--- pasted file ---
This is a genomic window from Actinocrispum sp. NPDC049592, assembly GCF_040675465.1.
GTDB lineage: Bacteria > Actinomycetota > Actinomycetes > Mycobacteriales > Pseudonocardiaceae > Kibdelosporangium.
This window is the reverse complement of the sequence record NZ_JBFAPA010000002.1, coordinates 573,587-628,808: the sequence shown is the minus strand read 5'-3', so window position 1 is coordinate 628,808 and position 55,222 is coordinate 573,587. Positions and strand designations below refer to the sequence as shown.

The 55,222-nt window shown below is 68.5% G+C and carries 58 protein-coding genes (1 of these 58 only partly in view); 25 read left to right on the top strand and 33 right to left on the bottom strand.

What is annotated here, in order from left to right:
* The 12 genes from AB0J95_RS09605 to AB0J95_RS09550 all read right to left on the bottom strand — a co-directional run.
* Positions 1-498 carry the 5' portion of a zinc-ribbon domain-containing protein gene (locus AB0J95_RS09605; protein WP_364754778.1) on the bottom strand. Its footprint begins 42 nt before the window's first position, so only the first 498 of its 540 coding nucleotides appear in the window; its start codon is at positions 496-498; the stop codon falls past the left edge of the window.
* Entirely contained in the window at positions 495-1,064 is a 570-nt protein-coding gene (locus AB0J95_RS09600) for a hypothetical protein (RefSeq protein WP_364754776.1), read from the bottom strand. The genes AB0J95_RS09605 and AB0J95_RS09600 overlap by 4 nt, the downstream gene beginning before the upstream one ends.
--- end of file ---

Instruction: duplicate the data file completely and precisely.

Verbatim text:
This is a genomic window from Actinocrispum sp. NPDC049592, assembly GCF_040675465.1.
GTDB lineage: Bacteria > Actinomycetota > Actinomycetes > Mycobacteriales > Pseudonocardiaceae > Kibdelosporangium.
This window is the reverse complement of the sequence record NZ_JBFAPA010000002.1, coordinates 573,587-628,808: the sequence shown is the minus strand read 5'-3', so window position 1 is coordinate 628,808 and position 55,222 is coordinate 573,587. Positions and strand designations below refer to the sequence as shown.

The 55,222-nt window shown below is 68.5% G+C and carries 58 protein-coding genes (1 of these 58 only partly in view); 25 read left to right on the top strand and 33 right to left on the bottom strand.

What is annotated here, in order from left to right:
* The 12 genes from AB0J95_RS09605 to AB0J95_RS09550 all read right to left on the bottom strand — a co-directional run.
* Positions 1-498 carry the 5' portion of a zinc-ribbon domain-containing protein gene (locus AB0J95_RS09605; protein WP_364754778.1) on the bottom strand. Its footprint begins 42 nt before the window's first position, so only the first 498 of its 540 coding nucleotides appear in the window; its start codon is at positions 496-498; the stop codon falls past the left edge of the window.
* Entirely contained in the window at positions 495-1,064 is a 570-nt protein-coding gene (locus AB0J95_RS09600) for a hypothetical protein (RefSeq protein WP_364754776.1), read from the bottom strand. The genes AB0J95_RS09605 and AB0J95_RS09600 overlap by 4 nt, the downstream gene beginning before the upstream one ends.